Animal Rescue in Jordan – Al Rabee Society for Nature and Animal Protection, Aqaba

Through my blog I have focused a lot on animal rescue based out of Amman, but did you know there’s a shelter based out of Jordan’s most southern city, Aqaba? It is called Al Rabee Society for Nature and Animal Protection and to find out more I interviewed the woman behind the refuge, Ms. Rodica Toma Athamneh.

rodica al rabee rescue aqaba
Rodica and some of her pack

How did Al Rabee Society start?

Rodica, the founder, is originally from Romania and her entire life she has always loved animals. She was raised on a farm, where animals were a big part of her  life and considered part of the family.

When she came to Jordan she felt that she had been detached from that way of life. When her children became old enough, they started to add animals into the family. A rabbit, a tortoise, a chicken, a cat and a dog. When her boys left for college the cat became 10 cats and soon enough 30 cats!

With early retirement, Rodica felt that is time to do something about the stray dogs in Jordan. To give them a safe place to live and the care they deserve.

In 2013 she asked some friends to join her to form Al Rabee Society. They started with awareness programs in schools and they held three days of free veterinary clinics. At that time they didn’t had any help from the local authorities so it wasn’t easy, but they kept on going. The only support they received then was from the expat community. However, after two years of constant nagging to the Aqaba Special Economic Zone Authority (ASEZA), Al Rabee was given a fenced plot of land and there they were able to open their shelter.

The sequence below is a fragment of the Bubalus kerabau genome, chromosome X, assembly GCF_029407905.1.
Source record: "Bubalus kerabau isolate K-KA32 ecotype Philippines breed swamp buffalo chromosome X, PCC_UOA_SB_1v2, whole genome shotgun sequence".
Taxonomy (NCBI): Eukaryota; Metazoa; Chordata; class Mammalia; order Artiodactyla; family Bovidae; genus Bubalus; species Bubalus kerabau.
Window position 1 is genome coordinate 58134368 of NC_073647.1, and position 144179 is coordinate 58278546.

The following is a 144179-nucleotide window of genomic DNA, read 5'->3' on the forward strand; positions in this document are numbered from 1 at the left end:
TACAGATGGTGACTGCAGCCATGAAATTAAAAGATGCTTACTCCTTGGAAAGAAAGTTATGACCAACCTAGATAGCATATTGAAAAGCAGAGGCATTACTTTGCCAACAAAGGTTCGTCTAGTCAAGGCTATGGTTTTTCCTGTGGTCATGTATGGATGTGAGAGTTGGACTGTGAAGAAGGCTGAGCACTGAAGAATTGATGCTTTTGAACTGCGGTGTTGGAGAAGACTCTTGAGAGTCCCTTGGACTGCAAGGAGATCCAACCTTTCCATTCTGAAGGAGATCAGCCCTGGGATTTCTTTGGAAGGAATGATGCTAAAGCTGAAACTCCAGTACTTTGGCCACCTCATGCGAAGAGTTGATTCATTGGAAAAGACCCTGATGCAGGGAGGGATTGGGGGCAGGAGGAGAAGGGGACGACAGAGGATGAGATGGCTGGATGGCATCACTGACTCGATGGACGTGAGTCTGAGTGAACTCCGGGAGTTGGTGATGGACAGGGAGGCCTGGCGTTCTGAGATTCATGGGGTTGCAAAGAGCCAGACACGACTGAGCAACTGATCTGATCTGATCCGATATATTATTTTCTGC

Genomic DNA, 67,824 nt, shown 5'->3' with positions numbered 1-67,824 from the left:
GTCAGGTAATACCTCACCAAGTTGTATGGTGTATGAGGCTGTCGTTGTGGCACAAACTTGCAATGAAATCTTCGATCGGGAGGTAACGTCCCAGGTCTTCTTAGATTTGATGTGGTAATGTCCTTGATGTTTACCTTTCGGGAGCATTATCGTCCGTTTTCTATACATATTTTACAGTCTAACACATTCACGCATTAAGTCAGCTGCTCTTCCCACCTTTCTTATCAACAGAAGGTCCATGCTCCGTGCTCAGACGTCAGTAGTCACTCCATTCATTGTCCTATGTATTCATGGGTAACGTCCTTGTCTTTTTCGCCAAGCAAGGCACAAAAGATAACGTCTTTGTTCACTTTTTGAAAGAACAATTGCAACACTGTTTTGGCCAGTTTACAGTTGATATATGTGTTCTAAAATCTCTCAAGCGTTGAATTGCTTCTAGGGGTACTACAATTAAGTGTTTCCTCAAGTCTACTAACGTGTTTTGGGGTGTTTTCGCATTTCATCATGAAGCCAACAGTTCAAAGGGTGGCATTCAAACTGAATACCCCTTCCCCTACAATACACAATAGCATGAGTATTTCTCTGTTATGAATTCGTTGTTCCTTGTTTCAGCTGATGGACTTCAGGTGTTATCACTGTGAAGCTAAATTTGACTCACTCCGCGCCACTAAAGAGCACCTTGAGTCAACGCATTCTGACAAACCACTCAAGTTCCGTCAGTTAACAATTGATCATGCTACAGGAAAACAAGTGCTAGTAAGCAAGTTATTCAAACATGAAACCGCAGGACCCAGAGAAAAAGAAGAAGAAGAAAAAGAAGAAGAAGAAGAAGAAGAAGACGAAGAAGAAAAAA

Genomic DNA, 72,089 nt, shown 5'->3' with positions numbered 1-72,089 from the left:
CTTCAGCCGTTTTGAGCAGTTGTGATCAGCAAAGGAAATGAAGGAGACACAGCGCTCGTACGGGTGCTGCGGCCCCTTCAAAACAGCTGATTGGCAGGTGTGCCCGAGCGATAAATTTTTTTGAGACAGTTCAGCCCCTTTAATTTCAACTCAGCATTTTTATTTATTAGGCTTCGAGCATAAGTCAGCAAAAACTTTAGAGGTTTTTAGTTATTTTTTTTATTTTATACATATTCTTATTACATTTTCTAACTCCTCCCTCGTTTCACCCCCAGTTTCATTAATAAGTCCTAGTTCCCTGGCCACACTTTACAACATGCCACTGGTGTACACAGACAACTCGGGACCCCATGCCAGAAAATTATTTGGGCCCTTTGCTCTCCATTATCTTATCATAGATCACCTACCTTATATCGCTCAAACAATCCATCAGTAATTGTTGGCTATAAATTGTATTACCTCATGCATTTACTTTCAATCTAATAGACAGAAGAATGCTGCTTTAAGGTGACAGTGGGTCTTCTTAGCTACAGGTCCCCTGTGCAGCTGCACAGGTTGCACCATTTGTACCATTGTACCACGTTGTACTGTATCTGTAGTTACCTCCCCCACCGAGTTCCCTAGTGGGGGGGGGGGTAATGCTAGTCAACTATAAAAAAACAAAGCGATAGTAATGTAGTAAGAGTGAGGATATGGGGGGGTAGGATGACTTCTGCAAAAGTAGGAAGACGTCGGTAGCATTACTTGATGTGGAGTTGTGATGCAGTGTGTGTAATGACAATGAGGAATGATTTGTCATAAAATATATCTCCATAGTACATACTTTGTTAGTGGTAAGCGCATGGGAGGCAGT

“I think Al Rabee shelter is the only of its kind in Jordan, a safe haven for the stray dogs.”

How do the animals come to Al Rabee?

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The dogs at Al Rabee are literally found directly on the streets. Sometimes people call complaining about dogs roaming in residential areas and the volunteers go and pick them up. Also for sick dogs or abused dogs.

“In two years Al Rabee has gathered around 400 dogs, and they have never had an aggressive dog.”

They do have to release dogs from time to time. The shelter doesn’t have the capacity or the means to care for all of the strays in Aqaba. They keep the weak, the mothers with puppies and the sick. At the moment, the shelter has around 130 dogs and puppies at the shelter.

Story of a Street Dog in Aqaba

Last year a large male dog was caught by a man in a village near Aqaba and brought to the shelter to be neutered. He was tied with ropes and the man said he is an aggressive dog. They gave him anesthesia in the car and after the operation the dog was put in a holding cage, at the back of the shelter. As the days are always too busy, Rodica at the time didn’t follow-up with what happened with the dog, she thought he had been released. Two days later, she found him still in the same cage without food, just some water he got when he was put there. As she was told he is aggressive, she was afraid to approach, but when she put some food for him he came to eat and was very calm and sweet! Being a big, healthy dog she decided to release him back to the village he came from. But who did she find the next day outside the shelter? The big, scary dog who wasn’t scary at all, he only wanted food and some pets. For more than a year now, Rodica finds him every day at the gate waiting for her.

Fostering and Adopting Dogs in Aqaba

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When Al Rabee has puppies in their care that are too small to eat by themselves they try to find foster homes for them, unfortunately they don’t have many success stories. People are too busy, or don’t have the lifestyle to foster. If you are interested in fostering an animal, please get in contact with them directly (contact details below).